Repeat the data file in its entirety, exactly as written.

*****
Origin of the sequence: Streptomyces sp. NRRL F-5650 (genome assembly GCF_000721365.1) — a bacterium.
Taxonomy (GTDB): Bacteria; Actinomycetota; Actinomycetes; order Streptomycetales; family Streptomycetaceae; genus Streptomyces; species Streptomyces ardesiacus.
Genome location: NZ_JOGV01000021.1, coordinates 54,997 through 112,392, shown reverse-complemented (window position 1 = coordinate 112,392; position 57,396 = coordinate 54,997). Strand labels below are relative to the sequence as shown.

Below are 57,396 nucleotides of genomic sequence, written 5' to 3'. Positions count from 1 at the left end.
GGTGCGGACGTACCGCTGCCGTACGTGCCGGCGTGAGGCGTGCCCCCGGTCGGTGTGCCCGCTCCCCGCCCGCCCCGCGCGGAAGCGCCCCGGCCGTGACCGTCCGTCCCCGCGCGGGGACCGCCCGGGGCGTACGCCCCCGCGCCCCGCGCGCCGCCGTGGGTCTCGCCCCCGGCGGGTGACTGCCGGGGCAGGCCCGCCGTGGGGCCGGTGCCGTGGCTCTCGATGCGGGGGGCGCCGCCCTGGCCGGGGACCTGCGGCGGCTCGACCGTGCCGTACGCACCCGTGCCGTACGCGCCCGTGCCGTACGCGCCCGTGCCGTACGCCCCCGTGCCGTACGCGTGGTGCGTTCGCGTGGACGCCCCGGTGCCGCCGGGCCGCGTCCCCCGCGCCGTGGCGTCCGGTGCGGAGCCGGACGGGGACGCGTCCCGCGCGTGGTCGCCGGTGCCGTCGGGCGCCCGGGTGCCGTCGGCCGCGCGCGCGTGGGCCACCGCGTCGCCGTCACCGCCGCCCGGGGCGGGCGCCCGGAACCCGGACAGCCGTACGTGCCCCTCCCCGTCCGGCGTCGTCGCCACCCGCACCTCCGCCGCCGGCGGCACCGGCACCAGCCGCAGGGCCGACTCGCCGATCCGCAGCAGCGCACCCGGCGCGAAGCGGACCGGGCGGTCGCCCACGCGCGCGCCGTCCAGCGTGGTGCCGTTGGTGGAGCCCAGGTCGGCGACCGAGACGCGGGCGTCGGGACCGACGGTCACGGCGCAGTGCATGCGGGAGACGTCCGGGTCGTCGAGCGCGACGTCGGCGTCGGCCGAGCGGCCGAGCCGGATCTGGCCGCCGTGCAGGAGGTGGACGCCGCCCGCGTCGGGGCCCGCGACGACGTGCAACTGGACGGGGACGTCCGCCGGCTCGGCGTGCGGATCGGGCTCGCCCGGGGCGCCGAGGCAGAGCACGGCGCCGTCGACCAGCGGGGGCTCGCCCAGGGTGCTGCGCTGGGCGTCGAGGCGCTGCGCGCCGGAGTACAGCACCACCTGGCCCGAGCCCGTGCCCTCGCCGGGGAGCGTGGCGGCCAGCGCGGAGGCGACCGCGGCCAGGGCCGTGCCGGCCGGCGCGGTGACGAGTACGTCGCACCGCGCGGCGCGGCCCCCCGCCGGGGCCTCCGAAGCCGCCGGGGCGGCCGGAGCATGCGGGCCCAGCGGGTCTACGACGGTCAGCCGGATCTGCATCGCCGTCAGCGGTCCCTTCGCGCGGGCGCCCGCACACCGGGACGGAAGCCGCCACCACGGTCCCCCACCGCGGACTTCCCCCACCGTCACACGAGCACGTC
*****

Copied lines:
Origin of the sequence: Streptomyces sp. NRRL F-5650 (genome assembly GCF_000721365.1) — a bacterium.
Taxonomy (GTDB): Bacteria; Actinomycetota; Actinomycetes; order Streptomycetales; family Streptomycetaceae; genus Streptomyces; species Streptomyces ardesiacus.
Genome location: NZ_JOGV01000021.1, coordinates 54,997 through 112,392, shown reverse-complemented (window position 1 = coordinate 112,392; position 57,396 = coordinate 54,997). Strand labels below are relative to the sequence as shown.

Below are 57,396 nucleotides of genomic sequence, written 5' to 3'. Positions count from 1 at the left end.
GGTGCGGACGTACCGCTGCCGTACGTGCCGGCGTGAGGCGTGCCCCCGGTCGGTGTGCCCGCTCCCCGCCCGCCCCGCGCGGAAGCGCCCCGGCCGTGACCGTCCGTCCCCGCGCGGGGACCGCCCGGGGCGTACGCCCCCGCGCCCCGCGCGCCGCCGTGGGTCTCGCCCCCGGCGGGTGACTGCCGGGGCAGGCCCGCCGTGGGGCCGGTGCCGTGGCTCTCGATGCGGGGGGCGCCGCCCTGGCCGGGGACCTGCGGCGGCTCGACCGTGCCGTACGCACCCGTGCCGTACGCGCCCGTGCCGTACGCGCCCGTGCCGTACGCCCCCGTGCCGTACGCGTGGTGCGTTCGCGTGGACGCCCCGGTGCCGCCGGGCCGCGTCCCCCGCGCCGTGGCGTCCGGTGCGGAGCCGGACGGGGACGCGTCCCGCGCGTGGTCGCCGGTGCCGTCGGGCGCCCGGGTGCCGTCGGCCGCGCGCGCGTGGGCCACCGCGTCGCCGTCACCGCCGCCCGGGGCGGGCGCCCGGAACCCGGACAGCCGTACGTGCCCCTCCCCGTCCGGCGTCGTCGCCACCCGCACCTCCGCCGCCGGCGGCACCGGCACCAGCCGCAGGGCCGACTCGCCGATCCGCAGCAGCGCACCCGGCGCGAAGCGGACCGGGCGGTCGCCCACGCGCGCGCCGTCCAGCGTGGTGCCGTTGGTGGAGCCCAGGTCGGCGACCGAGACGCGGGCGTCGGGACCGACGGTCACGGCGCAGTGCATGCGGGAGACGTCCGGGTCGTCGAGCGCGACGTCGGCGTCGGCCGAGCGGCCGAGCCGGATCTGGCCGCCGTGCAGGAGGTGGACGCCGCCCGCGTCGGGGCCCGCGACGACGTGCAACTGGACGGGGACGTCCGCCGGCTCGGCGTGCGGATCGGGCTCGCCCGGGGCGCCGAGGCAGAGCACGGCGCCGTCGACCAGCGGGGGCTCGCCCAGGGTGCTGCGCTGGGCGTCGAGGCGCTGCGCGCCGGAGTACAGCACCACCTGGCCCGAGCCCGTGCCCTCGCCGGGGAGCGTGGCGGCCAGCGCGGAGGCGACCGCGGCCAGGGCCGTGCCGGCCGGCGCGGTGACGAGTACGTCGCACCGCGCGGCGCGGCCCCCCGCCGGGGCCTCCGAAGCCGCCGGGGCGGCCGGAGCATGCGGGCCCAGCGGGTCTACGACGGTCAGCCGGATCTGCATCGCCGTCAGCGGTCCCTTCGCGCGGGCGCCCGCACACCGGGACGGAAGCCGCCACCACGGTCCCCCACCGCGGACTTCCCCCACCGTCACACGAGCACGTC